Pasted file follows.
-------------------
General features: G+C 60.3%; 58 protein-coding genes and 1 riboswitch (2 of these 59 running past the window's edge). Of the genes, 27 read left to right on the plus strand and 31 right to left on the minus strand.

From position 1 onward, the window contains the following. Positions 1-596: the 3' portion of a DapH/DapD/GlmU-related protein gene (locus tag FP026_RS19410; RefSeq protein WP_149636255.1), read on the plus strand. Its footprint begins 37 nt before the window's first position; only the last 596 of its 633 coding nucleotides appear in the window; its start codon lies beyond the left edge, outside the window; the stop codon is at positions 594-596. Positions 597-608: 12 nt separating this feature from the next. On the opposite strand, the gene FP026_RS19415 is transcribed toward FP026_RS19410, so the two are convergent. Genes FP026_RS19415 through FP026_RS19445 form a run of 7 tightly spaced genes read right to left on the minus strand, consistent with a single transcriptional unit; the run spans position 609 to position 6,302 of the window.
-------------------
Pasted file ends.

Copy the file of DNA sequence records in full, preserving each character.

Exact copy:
General features: G+C 60.3%; 58 protein-coding genes and 1 riboswitch (2 of these 59 running past the window's edge). Of the genes, 27 read left to right on the plus strand and 31 right to left on the minus strand.

From position 1 onward, the window contains the following. Positions 1-596: the 3' portion of a DapH/DapD/GlmU-related protein gene (locus tag FP026_RS19410; RefSeq protein WP_149636255.1), read on the plus strand. Its footprint begins 37 nt before the window's first position; only the last 596 of its 633 coding nucleotides appear in the window; its start codon lies beyond the left edge, outside the window; the stop codon is at positions 594-596. Positions 597-608: 12 nt separating this feature from the next. On the opposite strand, the gene FP026_RS19415 is transcribed toward FP026_RS19410, so the two are convergent. Genes FP026_RS19415 through FP026_RS19445 form a run of 7 tightly spaced genes read right to left on the minus strand, consistent with a single transcriptional unit; the run spans position 609 to position 6,302 of the window.